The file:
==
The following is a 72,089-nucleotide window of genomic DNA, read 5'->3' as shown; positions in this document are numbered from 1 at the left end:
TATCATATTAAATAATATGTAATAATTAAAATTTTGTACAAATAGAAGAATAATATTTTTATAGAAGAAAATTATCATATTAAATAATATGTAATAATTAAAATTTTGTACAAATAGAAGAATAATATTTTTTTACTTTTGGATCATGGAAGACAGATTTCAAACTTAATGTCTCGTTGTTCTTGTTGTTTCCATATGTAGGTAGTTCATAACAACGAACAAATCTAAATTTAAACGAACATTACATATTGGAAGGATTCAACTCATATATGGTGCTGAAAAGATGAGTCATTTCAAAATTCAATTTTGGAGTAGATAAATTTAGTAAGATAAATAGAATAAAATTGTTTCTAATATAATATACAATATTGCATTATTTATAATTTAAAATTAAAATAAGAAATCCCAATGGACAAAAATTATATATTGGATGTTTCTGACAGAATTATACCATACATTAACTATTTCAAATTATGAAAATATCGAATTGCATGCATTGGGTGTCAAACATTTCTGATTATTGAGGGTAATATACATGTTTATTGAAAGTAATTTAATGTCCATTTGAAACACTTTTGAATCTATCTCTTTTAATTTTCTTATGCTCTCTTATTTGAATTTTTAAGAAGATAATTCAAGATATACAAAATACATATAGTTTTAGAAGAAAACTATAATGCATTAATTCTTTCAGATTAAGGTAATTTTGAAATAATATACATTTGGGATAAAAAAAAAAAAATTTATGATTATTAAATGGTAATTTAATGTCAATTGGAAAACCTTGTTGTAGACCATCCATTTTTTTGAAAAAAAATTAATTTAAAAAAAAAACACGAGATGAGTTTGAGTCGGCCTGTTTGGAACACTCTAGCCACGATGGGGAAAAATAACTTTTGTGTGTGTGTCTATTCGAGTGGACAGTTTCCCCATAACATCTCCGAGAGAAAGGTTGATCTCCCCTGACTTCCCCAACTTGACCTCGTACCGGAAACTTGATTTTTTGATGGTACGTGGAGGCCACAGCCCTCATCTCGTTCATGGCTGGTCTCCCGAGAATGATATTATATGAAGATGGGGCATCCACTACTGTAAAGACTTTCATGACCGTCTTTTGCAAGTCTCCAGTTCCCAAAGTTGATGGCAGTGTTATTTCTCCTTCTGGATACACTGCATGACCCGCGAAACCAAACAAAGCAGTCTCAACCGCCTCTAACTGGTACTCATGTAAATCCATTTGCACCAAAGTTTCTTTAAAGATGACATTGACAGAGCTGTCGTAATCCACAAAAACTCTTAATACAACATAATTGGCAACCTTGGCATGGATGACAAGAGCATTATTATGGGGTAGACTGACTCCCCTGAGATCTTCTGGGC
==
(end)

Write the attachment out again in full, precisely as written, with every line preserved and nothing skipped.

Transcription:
The following is a 72,089-nucleotide window of genomic DNA, read 5'->3' as shown; positions in this document are numbered from 1 at the left end:
TATCATATTAAATAATATGTAATAATTAAAATTTTGTACAAATAGAAGAATAATATTTTTATAGAAGAAAATTATCATATTAAATAATATGTAATAATTAAAATTTTGTACAAATAGAAGAATAATATTTTTTTACTTTTGGATCATGGAAGACAGATTTCAAACTTAATGTCTCGTTGTTCTTGTTGTTTCCATATGTAGGTAGTTCATAACAACGAACAAATCTAAATTTAAACGAACATTACATATTGGAAGGATTCAACTCATATATGGTGCTGAAAAGATGAGTCATTTCAAAATTCAATTTTGGAGTAGATAAATTTAGTAAGATAAATAGAATAAAATTGTTTCTAATATAATATACAATATTGCATTATTTATAATTTAAAATTAAAATAAGAAATCCCAATGGACAAAAATTATATATTGGATGTTTCTGACAGAATTATACCATACATTAACTATTTCAAATTATGAAAATATCGAATTGCATGCATTGGGTGTCAAACATTTCTGATTATTGAGGGTAATATACATGTTTATTGAAAGTAATTTAATGTCCATTTGAAACACTTTTGAATCTATCTCTTTTAATTTTCTTATGCTCTCTTATTTGAATTTTTAAGAAGATAATTCAAGATATACAAAATACATATAGTTTTAGAAGAAAACTATAATGCATTAATTCTTTCAGATTAAGGTAATTTTGAAATAATATACATTTGGGATAAAAAAAAAAAAATTTATGATTATTAAATGGTAATTTAATGTCAATTGGAAAACCTTGTTGTAGACCATCCATTTTTTTGAAAAAAAATTAATTTAAAAAAAAAACACGAGATGAGTTTGAGTCGGCCTGTTTGGAACACTCTAGCCACGATGGGGAAAAATAACTTTTGTGTGTGTGTCTATTCGAGTGGACAGTTTCCCCATAACATCTCCGAGAGAAAGGTTGATCTCCCCTGACTTCCCCAACTTGACCTCGTACCGGAAACTTGATTTTTTGATGGTACGTGGAGGCCACAGCCCTCATCTCGTTCATGGCTGGTCTCCCGAGAATGATATTATATGAAGATGGGGCATCCACTACTGTAAAGACTTTCATGACCGTCTTTTGCAAGTCTCCAGTTCCCAAAGTTGATGGCAGTGTTATTTCTCCTTCTGGATACACTGCATGACCCGCGAAACCAAACAAAGCAGTCTCAACCGCCTCTAACTGGTACTCATGTAAATCCATTTGCACCAAAGTTTCTTTAAAGATGACATTGACAGAGCTGTCGTAATCCACAAAAACTCTTAATACAACATAATTGGCAACCTTGGCATGGATGACAAGAGCATTATTATGGGGTAGACTGACTCCCCTGAGATCTTCTGGGC